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AFPAK Hand director makes a difference
|KABUL, Afghanistan - For a man who survived a suicide bombing two feet away from his vehicle and still carries pieces of shrapnel in his face, Navy Capt. James Muir, who runs the Afghanistan/Pakistan (AFPAK) Hands program at the New Kabul Compound, has a remarkable sense of humor. |
“Ladies and gentlemen, please prepare for takeoff. Our distress call sign today will be “Simba,” said Muir, emulating a pilot’s voice with a boyish chuckle, while passengers donned their armor. “To the right you will see King’s palace, to the left is the Queen’s palace and in between is Russian Swimming Pool Hill, the only Olympic size swimming pool in Kabul.”
Though Muir has served as an excellent tour guide for those who have come to examine parts of the U.S. mission in Afghanistan, his official job is one of great importance. He manages 190 AFPAK Hands who are dispersed throughout the country, some working in Afghan ministries, some in the Presidential Palace, while others operate in outlaying rural areas. With their special skills, all of them contribute to the peaceful transition of power from coalition forces to the Afghan government and military.
“What is really remarkable about our AFPAK Hands is that their language and culture skills have allowed them to work at very high levels. For example, a group of them work in the Afghan Presidential Palace and have literally set up a situation room, equivalent to what you would find in the White House,” explained Muir, as the vehicle came upon a roadblock set up by Afghan security forces. In a split second, Muir jumped out of the car, said a few words in Dari and the roadblock disappeared.
“When an incident occurs, they are (AFPAK Hands) immediately able to react, collect information from all quarters and create one situational report that is then given to President (Hamid) Karzai and the International Security Afghanistan Force (ISAF) commander,” continued Muir.
One thing that Muir likes to make clear when speaking about the AFPAK program is what his AFPAKs are not.
“As director of the program in theater I often find that the organizations where the AFPAKs are placed do not exactly understand the role of an AFPAK Hand. The Hands are not interpreters, they are not intelligence officers who engage in spy work, and they are not staff action officers hidden away in dingy offices,” he explained, while pointing out a German school for Afghan children.
“An AFPAK must have direct contact with Afghans in critical roles nearly every day. They need to establish and maintain enduring relationships with the Afghan population and government, and the position has to provide development for the Hand as a subject matter expert,” he said.
If this criteria is not met, well, a Hand may simply disappear from the position overnight and be reassigned elsewhere, just as fast as the Afghan security forces’ roadblock.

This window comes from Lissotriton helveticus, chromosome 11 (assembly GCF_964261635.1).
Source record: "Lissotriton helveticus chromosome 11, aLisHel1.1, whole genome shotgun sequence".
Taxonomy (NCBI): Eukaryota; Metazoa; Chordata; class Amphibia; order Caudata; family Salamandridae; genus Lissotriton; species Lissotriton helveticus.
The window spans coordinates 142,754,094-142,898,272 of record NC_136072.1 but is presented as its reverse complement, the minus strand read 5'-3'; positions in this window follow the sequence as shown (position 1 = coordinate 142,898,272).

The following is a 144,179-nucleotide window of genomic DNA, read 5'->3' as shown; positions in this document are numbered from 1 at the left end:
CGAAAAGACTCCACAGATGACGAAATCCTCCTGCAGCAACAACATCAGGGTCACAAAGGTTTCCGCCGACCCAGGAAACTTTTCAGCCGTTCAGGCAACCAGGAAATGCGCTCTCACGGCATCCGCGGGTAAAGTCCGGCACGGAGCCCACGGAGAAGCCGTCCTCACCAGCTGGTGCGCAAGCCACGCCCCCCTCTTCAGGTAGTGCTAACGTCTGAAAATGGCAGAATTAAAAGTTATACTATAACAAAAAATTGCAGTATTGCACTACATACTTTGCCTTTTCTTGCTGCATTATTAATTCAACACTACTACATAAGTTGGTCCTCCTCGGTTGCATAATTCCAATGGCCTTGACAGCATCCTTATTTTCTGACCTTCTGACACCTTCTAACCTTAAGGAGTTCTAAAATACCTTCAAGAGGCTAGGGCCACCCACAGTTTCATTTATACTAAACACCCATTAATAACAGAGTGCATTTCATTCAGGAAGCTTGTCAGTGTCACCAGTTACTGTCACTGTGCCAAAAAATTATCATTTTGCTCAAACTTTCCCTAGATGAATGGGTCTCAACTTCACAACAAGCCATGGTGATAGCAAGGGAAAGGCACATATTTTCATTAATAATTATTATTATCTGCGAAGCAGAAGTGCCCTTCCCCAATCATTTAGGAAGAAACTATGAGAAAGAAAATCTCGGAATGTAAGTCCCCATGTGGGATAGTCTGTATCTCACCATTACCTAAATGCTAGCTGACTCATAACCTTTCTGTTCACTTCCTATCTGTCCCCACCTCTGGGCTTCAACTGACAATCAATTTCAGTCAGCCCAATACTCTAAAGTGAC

To carry out his mission, Muir has a strong ally, Marine General John Allen, who just took up his new position as ISAF commander in July and is a firm supporter of the program.
“My intention as COMISAF for the two years that I will be here is to do all I can to support the (AFPAK Hands) program. This is a very important program…This program exists today so that we have the cultural, linguistic (and) societal understanding and depth necessary to achieve maximum effect at key points within the execution of the campaign,” said Allen in an address to AFPAK Hands Aug. 27.
Only three days later, a new AFPAK Hands program implementation directive was issued to establish proper assignment and employment of the Hands in theater.
But the appropriate placement of the Hands is not the only worry Muir has. He also makes sure that the Hands receive the necessary language and counterinsurgency training when in-country, and fights for the program’s success by making sure his Hands’ career paths are on track during the three to five year program that involves four phases of language training and two deployments.
And why is Muir, who has a family and job at home as a senior engineering manager, and holds four patents for packaging, automation, and medical products, so adamant about the implementation of his program? The answer is simple.
"If I left this to others less qualified, less capable… Well, I don't think I could face that mirror. I don't think I could face knowing that I could have made a difference but instead I walked away,” he explained.
Story and Photos byNatela Cutter, DLIFLC Strategic Communications
Caption 1: AFPAK Hands program director Navy Capt. James Muir speaks with Marine Maj. Doug Cobb who is currently working on a project to refurbish the Kabul Olympic Stadium with artificial turf for the Afghan National Soccer Team. The stadium became infamous during the Taliban years when people were executed during half time at soccer games. Caption 2: AFPAK Hands program director Navy Capt. James Muir speaks with Defense Language Institute Foreign Language Center Commandant, Col. Danial Pick, at Camp Julien, while waiting for transportation Sept. 12, the day of the attacks on the U.S. Embassy in central Kabul, that caused the halting of all movement for U.S. service members.